For the past two years the San Diego Zoo Institute for Conservation Research has been on a journey. The path has been long, and not always straight, but the endpoint is clear: we are exploring uncharted territory in search of a new and improved conservation vision. I am proud to say that I have been helping to steer us down this path, alongside my colleague and friend, Alan Lieberman, director of Regional Conservation Programs for the Institute. It all started two years ago, when John Terborgh, professor at Duke University, asked us if we were interested in inheriting his legacy of four decades at the Cocha Cashu Biological Station in Manu National Park in the magnificent Peruvian Amazon. Manu is a park without peer, a huge expanse sheltering more species than any other park on Earth. It is still pristine, almost untouched by human activity, other than the indigenous people living in the park as they have for thousands of years, some of whom remain uncontacted by the outside world. Learn more about the park and the Station from these earlier blogs: Cocha Cashu: Wild Nature, A Walk in the Woods with John Terborgh, and Manu National Park: Worth the Bites.
The Cocha Cashu Station will be set up to house researchers.
Cocha Cashu is deep in the heart of this park and, as such, is not easy to access. Having secured a 10-year agreement with the Peruvian National Parks Service to administer the Station, my journey starts in Cusco, where I am meeting our newly hired staff. I am joined by Cesar Flores, program director, Jessica Groenendijk, education coordinator, and Veronica Chavez, logistics coordinator. We board a van and spend the day on the long, winding road to a high Andean pass and then plummet down the mountainside along a single-lane dirt track to the Amazon basin. The direction of traffic alternates from day to day. Views of the cloud forests flanking the Andes are breathtaking. Along the way we are treated to a rare sighting of the preposterously ornate cock-of-the-rock, a bird that appears to have a slice of orange super-glued to its head.
A motorized canoe brings researchers to the Station.
At Atalaya we board a motorized canoe and travel all day down the upper “Mother of God” River to a jungle town called Boca Manu. From there, it is a pleasant two-day trip by boat up the Manu River, past the last bastions of civilization, to the Cocha Cashu Biological Station. Along the way we see more than 50 species of birds (out of the more than 1,000 that live in Manu), white caiman, river turtles, neotropical river otters, and several species of monkeys. We enjoy watching a group of red howler monkeys, dangling by their tails from the vegetation and scooping up mouthfuls of mineral-laden soil from the cliff.
At the Station, we spend our time brainstorming our mission and inspecting the infrastructure to determine how to upgrade the facilities. We will work to create more creature comforts for visiting scientists, who will pay a small fee to support the Station, while still maintaining the rustic—some may say primitive—charm of the Station. Planned are a new kitchen, improved bathrooms, a shower facility (replacing bathing in the nearby oxbow lake, though some may still prefer to attend to their hygienic needs alongside the piranha and black caiman that share the lake!), and improved solar power and internet connection. Yes, the Station does not yet have proper toilets, but it does have email! Most enjoyable, we check out the vital network of trails that provide researchers access to the forest and animals they study.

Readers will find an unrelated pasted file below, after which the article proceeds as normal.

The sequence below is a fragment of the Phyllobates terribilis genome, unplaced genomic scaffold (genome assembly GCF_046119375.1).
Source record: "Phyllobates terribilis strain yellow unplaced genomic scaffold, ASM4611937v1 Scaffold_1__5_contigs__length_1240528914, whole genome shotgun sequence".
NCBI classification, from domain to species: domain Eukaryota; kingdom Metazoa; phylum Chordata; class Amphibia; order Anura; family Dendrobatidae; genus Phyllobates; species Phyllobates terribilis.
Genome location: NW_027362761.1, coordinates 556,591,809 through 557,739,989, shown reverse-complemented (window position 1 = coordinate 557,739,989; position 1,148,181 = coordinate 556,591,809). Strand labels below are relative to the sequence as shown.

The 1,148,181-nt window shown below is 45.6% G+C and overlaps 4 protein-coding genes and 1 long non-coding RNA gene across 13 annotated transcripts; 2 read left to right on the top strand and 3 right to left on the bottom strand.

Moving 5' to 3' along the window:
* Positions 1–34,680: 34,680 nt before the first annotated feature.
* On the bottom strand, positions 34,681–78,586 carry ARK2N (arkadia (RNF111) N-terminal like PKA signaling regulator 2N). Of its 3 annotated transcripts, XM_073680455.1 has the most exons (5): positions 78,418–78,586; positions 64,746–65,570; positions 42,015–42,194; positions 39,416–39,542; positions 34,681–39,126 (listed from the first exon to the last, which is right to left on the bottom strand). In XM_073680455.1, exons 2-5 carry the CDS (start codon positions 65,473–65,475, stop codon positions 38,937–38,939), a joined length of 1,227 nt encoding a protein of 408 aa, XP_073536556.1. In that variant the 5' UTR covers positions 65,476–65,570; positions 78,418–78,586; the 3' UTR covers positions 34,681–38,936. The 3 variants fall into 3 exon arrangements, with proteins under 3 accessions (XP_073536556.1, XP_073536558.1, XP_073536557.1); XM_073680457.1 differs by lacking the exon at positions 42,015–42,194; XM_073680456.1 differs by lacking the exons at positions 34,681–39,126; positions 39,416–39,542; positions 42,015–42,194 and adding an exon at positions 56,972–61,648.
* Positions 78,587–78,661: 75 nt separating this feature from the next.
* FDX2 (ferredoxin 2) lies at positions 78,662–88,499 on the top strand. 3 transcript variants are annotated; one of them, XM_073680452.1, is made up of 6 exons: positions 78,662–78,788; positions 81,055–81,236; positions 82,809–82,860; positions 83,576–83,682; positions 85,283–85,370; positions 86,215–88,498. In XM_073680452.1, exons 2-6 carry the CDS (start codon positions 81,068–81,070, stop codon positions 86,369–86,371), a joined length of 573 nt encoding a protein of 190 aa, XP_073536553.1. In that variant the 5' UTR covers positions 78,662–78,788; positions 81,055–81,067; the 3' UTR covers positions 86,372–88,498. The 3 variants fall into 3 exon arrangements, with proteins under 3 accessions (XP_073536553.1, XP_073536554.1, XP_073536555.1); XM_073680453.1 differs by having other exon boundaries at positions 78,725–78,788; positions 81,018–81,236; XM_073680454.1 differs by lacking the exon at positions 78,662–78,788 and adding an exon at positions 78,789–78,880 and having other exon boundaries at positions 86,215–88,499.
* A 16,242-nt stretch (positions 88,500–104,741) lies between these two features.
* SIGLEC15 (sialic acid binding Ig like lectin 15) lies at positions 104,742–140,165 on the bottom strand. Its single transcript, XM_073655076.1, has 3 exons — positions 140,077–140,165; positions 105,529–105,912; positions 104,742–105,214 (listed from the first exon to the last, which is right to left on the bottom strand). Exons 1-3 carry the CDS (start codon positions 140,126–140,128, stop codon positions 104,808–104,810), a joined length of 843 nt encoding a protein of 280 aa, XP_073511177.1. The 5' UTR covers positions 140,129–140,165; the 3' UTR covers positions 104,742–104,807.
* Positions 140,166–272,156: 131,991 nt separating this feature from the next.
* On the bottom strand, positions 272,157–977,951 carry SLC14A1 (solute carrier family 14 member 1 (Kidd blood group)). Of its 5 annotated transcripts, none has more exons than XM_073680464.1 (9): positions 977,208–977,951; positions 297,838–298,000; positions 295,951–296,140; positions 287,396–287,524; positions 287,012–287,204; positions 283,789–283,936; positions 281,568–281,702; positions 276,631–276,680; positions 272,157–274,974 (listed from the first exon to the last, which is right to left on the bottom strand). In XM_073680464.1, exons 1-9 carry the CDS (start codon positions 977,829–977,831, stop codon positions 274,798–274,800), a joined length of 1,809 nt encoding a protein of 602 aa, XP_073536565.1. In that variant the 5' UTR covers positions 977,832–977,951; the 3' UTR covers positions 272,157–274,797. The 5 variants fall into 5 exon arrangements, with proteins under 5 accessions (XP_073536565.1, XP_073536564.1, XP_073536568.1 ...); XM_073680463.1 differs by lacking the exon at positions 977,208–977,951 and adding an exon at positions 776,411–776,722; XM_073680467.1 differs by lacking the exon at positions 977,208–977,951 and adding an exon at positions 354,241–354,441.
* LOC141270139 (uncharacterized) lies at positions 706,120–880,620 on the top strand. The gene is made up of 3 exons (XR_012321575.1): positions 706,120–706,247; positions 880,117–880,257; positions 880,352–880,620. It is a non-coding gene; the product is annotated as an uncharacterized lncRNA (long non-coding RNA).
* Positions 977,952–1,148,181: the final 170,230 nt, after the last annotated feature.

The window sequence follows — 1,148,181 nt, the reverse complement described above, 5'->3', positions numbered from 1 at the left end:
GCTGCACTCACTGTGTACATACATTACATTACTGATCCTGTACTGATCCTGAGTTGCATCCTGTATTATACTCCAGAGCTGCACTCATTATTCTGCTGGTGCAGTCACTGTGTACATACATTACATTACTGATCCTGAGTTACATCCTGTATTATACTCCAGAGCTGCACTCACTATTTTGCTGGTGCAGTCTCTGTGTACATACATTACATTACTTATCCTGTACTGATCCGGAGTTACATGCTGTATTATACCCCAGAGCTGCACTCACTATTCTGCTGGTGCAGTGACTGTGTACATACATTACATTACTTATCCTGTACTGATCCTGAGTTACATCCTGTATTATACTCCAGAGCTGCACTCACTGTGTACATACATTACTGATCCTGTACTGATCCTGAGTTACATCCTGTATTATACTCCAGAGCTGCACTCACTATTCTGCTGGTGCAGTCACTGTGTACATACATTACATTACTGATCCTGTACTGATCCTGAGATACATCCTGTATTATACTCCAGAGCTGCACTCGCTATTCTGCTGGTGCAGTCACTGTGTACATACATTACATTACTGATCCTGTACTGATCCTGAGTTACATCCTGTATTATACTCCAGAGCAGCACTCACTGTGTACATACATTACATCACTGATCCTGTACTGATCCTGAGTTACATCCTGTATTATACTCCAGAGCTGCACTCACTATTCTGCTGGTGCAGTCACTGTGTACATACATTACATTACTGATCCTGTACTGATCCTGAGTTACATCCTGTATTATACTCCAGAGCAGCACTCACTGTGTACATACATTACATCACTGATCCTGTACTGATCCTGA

Ron inspects a large spider.
Despite the difficult task at hand, we slowly fall under Cashu’s spell. Eight species of primates visited the forest surrounding the Station, and we were treated to groups of spider and capuchin monkeys sipping the nectar from the flowering giant trees. Sometimes they were joined by scarlet macaws, and together they created quite a ruckus. Morning coffee was enjoyed at the dock, where the resident group of giant river otters often passed by, an incredible animal measuring 6 feet in length. We also took the small dugout canoe out on the lake and observed the otters playing and fishing. Jessica spent several years studying these animals and was a tremendous fountain of knowledge and expertise on the species. And there is nothing so magical as watching a full moon rise over the Manu River, silhouetting the ancient primeval forest that has remained unchanged for millennia.
A black-capped squirrel monkey is just one of the many species found in this pristine rain forest.
A week later, sadly, we retraced our steps back out of the Park. We left with a better understanding of the Station’s needs and a new and improved mission: to contribute to the knowledge and conservation of tropical biological diversity by improving infrastructure, educating the public, building conservation capacity, and promoting quality, innovative, scientific research at local, regional, national, and international levels. A tall order! We hope you will continue to follow us on this journey.” Though we work in the field in 35 countries around the globe and maintain several field stations, this is our first station “open for business” to any and all scientists and is our first program in the Amazonian ecosystem. The path is sure to be an exciting one, full of adventure and surprise.
Ron Swaisgood is the director of Applied Animal Ecology and the general scientific director of the Cocha Cashu Biological Station for the San Diego Zoo Institute for Conservation Research. Read his previous post, Tracking Pandas in Foping Nature Reserve.